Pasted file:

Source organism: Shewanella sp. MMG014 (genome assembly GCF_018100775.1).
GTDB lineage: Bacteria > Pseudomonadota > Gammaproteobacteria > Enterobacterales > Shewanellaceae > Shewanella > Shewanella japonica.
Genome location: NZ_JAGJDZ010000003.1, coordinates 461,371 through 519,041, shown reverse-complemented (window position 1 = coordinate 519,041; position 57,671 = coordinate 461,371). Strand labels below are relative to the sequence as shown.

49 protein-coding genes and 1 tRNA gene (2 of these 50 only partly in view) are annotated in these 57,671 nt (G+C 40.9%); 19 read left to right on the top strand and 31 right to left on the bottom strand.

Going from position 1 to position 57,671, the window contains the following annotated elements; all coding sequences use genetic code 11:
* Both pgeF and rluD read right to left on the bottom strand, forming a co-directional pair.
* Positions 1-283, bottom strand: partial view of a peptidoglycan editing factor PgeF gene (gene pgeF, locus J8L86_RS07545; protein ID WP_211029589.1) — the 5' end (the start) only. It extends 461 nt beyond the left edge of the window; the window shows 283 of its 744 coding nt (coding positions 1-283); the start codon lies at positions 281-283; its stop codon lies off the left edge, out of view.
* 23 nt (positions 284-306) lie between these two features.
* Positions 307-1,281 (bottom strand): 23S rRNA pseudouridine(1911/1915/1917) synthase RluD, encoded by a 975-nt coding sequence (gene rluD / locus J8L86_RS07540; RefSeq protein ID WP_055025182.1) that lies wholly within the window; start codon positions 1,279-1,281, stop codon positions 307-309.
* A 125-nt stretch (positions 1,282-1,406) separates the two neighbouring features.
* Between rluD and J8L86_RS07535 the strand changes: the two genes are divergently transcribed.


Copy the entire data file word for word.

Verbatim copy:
Source organism: Shewanella sp. MMG014 (genome assembly GCF_018100775.1).
GTDB lineage: Bacteria > Pseudomonadota > Gammaproteobacteria > Enterobacterales > Shewanellaceae > Shewanella > Shewanella japonica.
Genome location: NZ_JAGJDZ010000003.1, coordinates 461,371 through 519,041, shown reverse-complemented (window position 1 = coordinate 519,041; position 57,671 = coordinate 461,371). Strand labels below are relative to the sequence as shown.

49 protein-coding genes and 1 tRNA gene (2 of these 50 only partly in view) are annotated in these 57,671 nt (G+C 40.9%); 19 read left to right on the top strand and 31 right to left on the bottom strand.

Going from position 1 to position 57,671, the window contains the following annotated elements; all coding sequences use genetic code 11:
* Both pgeF and rluD read right to left on the bottom strand, forming a co-directional pair.
* Positions 1-283, bottom strand: partial view of a peptidoglycan editing factor PgeF gene (gene pgeF, locus J8L86_RS07545; protein ID WP_211029589.1) — the 5' end (the start) only. It extends 461 nt beyond the left edge of the window; the window shows 283 of its 744 coding nt (coding positions 1-283); the start codon lies at positions 281-283; its stop codon lies off the left edge, out of view.
* 23 nt (positions 284-306) lie between these two features.
* Positions 307-1,281 (bottom strand): 23S rRNA pseudouridine(1911/1915/1917) synthase RluD, encoded by a 975-nt coding sequence (gene rluD / locus J8L86_RS07540; RefSeq protein ID WP_055025182.1) that lies wholly within the window; start codon positions 1,279-1,281, stop codon positions 307-309.
* A 125-nt stretch (positions 1,282-1,406) separates the two neighbouring features.
* Between rluD and J8L86_RS07535 the strand changes: the two genes are divergently transcribed.